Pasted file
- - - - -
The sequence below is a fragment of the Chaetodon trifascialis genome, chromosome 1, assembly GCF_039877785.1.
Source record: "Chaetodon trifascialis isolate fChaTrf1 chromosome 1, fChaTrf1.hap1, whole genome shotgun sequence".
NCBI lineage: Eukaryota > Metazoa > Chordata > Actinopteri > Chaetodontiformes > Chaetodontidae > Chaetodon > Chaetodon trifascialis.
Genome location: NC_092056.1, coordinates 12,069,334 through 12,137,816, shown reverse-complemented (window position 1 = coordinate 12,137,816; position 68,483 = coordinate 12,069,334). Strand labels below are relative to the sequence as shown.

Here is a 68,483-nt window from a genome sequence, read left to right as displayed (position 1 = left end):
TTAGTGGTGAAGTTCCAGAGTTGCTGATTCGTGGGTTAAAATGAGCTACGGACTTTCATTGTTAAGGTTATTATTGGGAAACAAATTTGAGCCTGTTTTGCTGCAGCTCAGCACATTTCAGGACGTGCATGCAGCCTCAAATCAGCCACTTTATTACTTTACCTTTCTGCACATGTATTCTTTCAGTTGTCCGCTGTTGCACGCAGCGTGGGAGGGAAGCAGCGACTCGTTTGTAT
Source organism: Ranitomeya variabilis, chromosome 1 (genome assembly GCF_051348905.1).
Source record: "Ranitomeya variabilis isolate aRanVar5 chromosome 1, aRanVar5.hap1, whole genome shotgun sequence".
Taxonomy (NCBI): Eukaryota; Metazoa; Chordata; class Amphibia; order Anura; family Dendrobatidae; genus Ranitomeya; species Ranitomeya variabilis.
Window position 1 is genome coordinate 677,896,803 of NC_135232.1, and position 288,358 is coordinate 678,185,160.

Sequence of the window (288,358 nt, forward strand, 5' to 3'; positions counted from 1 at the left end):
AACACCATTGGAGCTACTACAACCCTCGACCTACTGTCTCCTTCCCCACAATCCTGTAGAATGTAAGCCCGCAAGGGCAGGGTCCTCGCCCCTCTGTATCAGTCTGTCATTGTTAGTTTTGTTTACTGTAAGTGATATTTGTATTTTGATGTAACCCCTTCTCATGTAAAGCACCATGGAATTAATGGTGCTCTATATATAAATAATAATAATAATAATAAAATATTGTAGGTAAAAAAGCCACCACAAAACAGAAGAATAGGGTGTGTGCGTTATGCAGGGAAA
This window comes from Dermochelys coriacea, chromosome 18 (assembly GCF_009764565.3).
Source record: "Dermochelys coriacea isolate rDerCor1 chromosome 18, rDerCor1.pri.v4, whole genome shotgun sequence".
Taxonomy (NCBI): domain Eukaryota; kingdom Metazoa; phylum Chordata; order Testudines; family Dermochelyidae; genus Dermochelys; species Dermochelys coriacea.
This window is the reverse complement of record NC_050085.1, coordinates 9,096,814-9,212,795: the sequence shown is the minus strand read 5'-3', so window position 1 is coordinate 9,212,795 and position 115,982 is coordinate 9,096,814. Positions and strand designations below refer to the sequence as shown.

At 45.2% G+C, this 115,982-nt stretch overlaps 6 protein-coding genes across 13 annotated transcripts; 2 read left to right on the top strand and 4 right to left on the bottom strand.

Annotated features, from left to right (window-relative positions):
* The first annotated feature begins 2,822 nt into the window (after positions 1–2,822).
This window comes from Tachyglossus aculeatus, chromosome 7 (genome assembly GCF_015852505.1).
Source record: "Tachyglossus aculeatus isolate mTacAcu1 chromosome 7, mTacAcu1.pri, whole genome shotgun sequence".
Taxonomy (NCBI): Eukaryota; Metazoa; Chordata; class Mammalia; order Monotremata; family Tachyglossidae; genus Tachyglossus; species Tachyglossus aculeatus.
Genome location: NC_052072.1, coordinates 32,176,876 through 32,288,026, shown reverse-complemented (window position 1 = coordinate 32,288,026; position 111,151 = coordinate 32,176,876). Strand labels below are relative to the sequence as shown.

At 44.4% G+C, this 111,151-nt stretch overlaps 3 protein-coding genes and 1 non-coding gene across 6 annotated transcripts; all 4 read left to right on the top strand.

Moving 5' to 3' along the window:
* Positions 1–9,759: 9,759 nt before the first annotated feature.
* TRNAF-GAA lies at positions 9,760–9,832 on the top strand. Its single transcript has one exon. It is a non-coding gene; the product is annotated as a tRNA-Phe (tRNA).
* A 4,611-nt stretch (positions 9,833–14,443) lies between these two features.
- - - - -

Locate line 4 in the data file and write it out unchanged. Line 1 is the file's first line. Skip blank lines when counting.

Genome location: NC_092056.1, coordinates 12,069,334 through 12,137,816, shown reverse-complemented (window position 1 = coordinate 12,137,816; position 68,483 = coordinate 12,069,334). Strand labels below are relative to the sequence as shown.